Reggie says goodbye UW, hello NFL

Reggie Williams, considered the top receiver to ever don a Washington Husky football uniform, has announced his intentions to forego his senior season and make himself eligible for April's NFL Draft. Williams spoke to the media at a 2:30 p.m. press conference Monday at the Don James Center, citing "a life-long dream to play in the NFL" as the main factor behind his decision.

He becomes the 11th Husky to declare for the NFL draft as an underclassman.

"This was a very difficult decision for me," said Williams. "I just believe it's the best decision for me.

"I've weighed all my options, and I can't wait to get to the next level for a new challenge."

Williams will likely be a top-10 pick in the NFL draft. Though he says he has yet to talk to any draft experts about where he might wind up being drafted, a straight-faced Williams said he thinks he will be right at the top.

"I believe I will be the first pick," he said. "I'm just going to try to work hard and prepare for the combine and all the workouts. Hopefully I'll be the top pick."

The star receiver says that while he has yet to sign with an agent, he has narrowed down the list to "two or three." While unwilling to disclose those that he's looking at, he added that he'd likely make the decision toward end of the week.

Williams' decision came as no surprise to anyone, including Husky coach Keith Gilbertson, who said he just wanted the receiver to do what he wanted to do.

"I've been fortunate to be around a lot of young guys who have made this choice, and Reggie is as ready physically and as wise for his age as anybody who has gone on and made the decision to go out," said Gilbertson.

"Do I want him to leave? Heck no. What coach would? But I want Reggie to do what's best for Reggie. If he thinks it's time to go, then I'm all for it."

In a promise to his parents, Williams says he plans on graduating by early 2005 at the latest, as he has only has about a year of school credits remaining to achieve the goal.

The 6-foot-4, 220-pound receiver leaves Washington as the school's career leader in almost every receiving statistical category. His 278 receptions put him 100 ahead of Paul Skanski, who held the record for 20 years before Williams broke the mark as a sophomore. His total of 3536 yards is 1443 better than Mario Bailey's old record, which stood for over a decade, and good for second-best in Pac-10 history. Stanford's Troy Walters, who holds the top spot on the list, played four seasons.

One of the few school records he never reached was touchdowns by a receiver, held by Bailey (1988-1991) with 26. Williams hauled in 22 in his three-year collegiate career.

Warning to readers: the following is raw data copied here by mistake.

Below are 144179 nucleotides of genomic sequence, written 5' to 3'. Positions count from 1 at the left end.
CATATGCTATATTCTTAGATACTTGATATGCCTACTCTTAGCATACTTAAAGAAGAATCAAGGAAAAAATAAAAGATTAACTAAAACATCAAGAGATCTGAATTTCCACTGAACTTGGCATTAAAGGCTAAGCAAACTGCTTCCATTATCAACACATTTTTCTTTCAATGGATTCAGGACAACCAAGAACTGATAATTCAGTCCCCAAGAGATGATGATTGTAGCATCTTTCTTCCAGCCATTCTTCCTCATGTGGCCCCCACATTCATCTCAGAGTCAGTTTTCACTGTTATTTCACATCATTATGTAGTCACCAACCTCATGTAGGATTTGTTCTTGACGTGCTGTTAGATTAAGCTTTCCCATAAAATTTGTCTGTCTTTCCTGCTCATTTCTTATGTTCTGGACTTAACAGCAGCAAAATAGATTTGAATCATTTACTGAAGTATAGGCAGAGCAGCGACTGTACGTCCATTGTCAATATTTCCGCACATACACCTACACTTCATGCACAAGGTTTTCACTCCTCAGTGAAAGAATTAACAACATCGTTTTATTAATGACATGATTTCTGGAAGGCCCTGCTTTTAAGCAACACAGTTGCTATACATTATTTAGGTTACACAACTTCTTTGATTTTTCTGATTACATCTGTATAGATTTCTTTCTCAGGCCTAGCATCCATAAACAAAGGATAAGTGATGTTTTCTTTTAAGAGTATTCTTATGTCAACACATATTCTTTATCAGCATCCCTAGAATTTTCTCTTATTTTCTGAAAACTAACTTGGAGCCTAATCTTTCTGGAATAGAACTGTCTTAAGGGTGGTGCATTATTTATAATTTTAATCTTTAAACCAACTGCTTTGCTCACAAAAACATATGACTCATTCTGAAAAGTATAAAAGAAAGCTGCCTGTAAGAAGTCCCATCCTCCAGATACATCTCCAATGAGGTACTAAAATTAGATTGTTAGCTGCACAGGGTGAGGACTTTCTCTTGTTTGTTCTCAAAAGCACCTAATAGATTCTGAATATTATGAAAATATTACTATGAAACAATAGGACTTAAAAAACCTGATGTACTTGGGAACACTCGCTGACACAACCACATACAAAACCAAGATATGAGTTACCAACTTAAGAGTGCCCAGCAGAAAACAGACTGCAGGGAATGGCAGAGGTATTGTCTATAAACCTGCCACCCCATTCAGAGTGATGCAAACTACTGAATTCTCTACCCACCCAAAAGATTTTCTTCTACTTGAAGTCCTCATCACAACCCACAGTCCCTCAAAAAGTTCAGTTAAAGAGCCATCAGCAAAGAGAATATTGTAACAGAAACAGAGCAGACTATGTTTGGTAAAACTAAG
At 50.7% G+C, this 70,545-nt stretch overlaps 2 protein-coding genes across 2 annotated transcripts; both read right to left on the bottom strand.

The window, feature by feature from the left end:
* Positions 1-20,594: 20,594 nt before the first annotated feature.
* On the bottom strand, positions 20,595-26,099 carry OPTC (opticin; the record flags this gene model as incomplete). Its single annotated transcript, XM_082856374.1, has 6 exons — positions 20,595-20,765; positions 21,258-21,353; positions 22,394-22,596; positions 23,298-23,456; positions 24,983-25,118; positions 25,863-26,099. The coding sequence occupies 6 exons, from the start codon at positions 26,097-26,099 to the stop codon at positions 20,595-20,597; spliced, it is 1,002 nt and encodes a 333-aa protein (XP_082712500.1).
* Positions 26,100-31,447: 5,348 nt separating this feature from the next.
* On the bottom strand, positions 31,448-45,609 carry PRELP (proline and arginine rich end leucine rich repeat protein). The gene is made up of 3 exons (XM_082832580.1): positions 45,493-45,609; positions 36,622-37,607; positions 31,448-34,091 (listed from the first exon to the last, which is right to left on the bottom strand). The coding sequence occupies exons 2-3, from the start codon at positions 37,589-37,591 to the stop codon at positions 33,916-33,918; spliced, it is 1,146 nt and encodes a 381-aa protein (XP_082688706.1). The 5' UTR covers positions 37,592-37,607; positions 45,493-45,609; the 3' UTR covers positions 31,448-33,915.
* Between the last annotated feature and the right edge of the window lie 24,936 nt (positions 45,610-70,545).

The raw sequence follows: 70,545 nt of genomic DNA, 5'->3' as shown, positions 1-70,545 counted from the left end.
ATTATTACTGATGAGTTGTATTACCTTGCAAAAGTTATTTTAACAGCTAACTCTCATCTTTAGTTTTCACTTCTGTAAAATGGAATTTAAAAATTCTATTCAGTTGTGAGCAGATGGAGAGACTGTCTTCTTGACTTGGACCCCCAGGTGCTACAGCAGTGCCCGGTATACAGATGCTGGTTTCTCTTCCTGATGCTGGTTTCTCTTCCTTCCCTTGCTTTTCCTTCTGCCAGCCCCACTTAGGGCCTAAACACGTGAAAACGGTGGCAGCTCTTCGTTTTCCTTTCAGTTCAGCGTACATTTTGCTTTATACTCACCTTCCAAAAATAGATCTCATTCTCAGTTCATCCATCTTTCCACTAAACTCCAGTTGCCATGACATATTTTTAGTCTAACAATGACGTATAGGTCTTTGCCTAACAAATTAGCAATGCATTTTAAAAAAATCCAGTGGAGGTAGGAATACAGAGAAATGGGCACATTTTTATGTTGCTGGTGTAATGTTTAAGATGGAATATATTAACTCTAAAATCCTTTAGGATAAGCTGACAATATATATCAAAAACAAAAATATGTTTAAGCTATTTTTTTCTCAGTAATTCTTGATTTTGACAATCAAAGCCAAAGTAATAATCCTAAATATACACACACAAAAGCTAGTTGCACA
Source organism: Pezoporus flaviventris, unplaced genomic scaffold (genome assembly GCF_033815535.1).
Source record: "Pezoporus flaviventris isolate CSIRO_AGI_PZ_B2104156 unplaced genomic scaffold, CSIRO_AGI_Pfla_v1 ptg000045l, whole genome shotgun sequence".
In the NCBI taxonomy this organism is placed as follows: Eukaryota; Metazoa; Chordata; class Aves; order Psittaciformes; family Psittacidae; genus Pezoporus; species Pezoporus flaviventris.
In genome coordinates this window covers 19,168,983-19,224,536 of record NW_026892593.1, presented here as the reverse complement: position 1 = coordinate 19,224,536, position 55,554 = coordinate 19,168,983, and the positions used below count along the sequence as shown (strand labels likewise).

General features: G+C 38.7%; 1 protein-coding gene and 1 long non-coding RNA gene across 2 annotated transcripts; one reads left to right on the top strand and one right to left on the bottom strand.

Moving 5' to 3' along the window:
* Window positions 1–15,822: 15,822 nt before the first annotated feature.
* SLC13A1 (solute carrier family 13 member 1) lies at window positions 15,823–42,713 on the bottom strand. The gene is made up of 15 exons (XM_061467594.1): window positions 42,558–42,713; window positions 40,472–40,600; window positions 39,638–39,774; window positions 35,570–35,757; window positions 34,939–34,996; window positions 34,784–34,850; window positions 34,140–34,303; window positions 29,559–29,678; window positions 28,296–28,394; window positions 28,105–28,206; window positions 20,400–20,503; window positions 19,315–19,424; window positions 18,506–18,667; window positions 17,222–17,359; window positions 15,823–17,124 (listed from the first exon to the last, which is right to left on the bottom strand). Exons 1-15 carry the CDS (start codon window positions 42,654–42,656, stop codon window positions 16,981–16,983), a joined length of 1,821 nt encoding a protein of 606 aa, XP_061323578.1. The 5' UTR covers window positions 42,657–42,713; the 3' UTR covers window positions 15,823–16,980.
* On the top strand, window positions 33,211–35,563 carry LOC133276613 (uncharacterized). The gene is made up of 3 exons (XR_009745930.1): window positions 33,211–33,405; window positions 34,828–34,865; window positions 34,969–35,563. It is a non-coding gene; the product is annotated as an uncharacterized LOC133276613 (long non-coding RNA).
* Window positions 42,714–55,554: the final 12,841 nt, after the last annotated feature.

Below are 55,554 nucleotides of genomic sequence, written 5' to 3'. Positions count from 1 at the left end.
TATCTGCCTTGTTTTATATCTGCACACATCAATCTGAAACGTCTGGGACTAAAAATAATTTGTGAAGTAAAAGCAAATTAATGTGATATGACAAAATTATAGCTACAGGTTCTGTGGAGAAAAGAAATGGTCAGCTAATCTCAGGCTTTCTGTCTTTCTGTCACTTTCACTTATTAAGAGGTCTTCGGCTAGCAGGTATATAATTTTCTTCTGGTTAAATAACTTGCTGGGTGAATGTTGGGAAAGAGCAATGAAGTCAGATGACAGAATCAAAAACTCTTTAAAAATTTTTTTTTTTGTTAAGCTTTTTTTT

His best season came as a sophomore in 2002, when he hauled in 94 catches for 1454 yards and 11 touchdowns. For his achievements on the field, he was showered with awards, including first-team All-American honors by The Associated Press, the Football Writers, ESPN and

He was also a first-team All-Pac-10 selection as a sophomore and junior, as well as the league's co-freshman of the year in 2001.

Williams will be remembered by Husky fans for his long-distance pass connections with quarterback Cody Pickett, his supreme confidence, and his huge performances in wins over the Cougars in the Apple Cup.

One of the most sought-after recruits in the nation during his senior year of 2000 at Lakes High School in Tacoma, he was named the AP's State Player of the Year. After a long drawn-out recruiting process, he announced on local television his intention to become a Husky, letting it be known from day one that he planned on staying only three seasons.

Today, with seasons now in the rear view mirror, Williams made his decision known, but not without the thought of missing all that comes with playing on Saturdays.

"Really just being with the guys, staying in the hotel, the bus rides here, coming out of the tunnel, celebrating after the games," he said. "I can't put my finger on just one thing."

As much as the receiver will miss his college days, Gilbertson says he'll miss Williams' intensity and passion for the game.

"I really appreciated the effort that this guy gave every Saturday," said the Husky head coach. "He was such a competitor and a great team guy."

As the press conference concluded, and the television cameras had left the area, Gilbertson embraced Williams with one final message.

"Well Reggie, I'm gonna miss ya," he said. "We might even need to get a running game." Top Stories